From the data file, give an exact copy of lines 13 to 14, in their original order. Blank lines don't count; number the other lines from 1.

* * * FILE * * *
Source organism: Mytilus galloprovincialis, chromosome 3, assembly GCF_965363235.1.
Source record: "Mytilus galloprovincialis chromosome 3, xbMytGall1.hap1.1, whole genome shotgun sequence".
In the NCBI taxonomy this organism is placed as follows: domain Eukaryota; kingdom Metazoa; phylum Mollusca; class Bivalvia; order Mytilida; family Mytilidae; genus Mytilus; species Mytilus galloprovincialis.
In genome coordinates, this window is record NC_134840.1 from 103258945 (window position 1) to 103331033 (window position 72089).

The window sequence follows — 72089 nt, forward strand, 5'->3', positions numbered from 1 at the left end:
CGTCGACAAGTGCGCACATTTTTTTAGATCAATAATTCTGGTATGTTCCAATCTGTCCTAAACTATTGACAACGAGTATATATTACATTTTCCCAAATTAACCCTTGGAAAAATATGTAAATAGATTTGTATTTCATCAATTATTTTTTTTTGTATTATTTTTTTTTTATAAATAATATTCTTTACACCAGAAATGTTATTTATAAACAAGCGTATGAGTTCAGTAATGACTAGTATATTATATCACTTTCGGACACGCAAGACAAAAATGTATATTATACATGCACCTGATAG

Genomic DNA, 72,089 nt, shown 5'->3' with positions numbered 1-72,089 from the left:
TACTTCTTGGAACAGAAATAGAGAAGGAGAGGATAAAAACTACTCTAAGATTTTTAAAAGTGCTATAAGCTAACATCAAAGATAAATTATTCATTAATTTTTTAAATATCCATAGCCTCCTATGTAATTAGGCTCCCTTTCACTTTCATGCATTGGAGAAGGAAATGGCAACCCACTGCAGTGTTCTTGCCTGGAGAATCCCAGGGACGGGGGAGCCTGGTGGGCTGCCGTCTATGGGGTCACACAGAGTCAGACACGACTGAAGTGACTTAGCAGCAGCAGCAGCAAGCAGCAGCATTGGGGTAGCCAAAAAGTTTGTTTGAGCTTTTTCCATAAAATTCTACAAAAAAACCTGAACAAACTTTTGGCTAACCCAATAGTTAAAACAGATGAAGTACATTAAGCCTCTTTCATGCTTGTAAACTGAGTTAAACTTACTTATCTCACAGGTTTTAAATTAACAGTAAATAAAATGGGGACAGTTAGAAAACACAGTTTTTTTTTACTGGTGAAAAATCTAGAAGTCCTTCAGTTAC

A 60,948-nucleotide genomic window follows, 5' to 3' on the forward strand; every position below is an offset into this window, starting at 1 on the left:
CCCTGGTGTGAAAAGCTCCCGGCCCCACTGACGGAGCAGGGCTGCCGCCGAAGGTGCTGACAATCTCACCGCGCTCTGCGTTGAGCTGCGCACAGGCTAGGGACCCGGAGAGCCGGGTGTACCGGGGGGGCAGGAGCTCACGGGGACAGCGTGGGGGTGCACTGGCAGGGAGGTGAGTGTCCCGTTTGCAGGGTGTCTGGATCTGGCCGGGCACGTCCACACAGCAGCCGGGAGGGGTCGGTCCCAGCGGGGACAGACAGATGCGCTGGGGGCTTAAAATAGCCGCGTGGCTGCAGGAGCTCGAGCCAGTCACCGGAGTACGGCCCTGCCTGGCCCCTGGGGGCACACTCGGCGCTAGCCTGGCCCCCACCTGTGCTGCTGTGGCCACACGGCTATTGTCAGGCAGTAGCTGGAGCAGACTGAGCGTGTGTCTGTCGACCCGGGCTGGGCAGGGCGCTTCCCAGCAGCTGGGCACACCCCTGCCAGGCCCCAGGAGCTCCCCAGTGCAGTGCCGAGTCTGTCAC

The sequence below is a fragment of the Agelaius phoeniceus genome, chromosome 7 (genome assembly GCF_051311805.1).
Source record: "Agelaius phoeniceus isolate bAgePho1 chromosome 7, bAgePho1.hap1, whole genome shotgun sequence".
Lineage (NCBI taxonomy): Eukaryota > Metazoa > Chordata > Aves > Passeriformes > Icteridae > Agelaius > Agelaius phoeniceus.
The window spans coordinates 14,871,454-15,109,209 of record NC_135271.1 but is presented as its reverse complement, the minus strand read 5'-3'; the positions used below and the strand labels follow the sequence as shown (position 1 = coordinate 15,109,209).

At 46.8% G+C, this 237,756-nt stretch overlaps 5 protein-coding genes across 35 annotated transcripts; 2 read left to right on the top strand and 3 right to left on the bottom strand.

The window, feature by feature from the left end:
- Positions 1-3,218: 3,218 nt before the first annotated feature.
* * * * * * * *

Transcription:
Lineage (NCBI taxonomy): Eukaryota > Metazoa > Chordata > Aves > Passeriformes > Icteridae > Agelaius > Agelaius phoeniceus.
The window spans coordinates 14,871,454-15,109,209 of record NC_135271.1 but is presented as its reverse complement, the minus strand read 5'-3'; the positions used below and the strand labels follow the sequence as shown (position 1 = coordinate 15,109,209).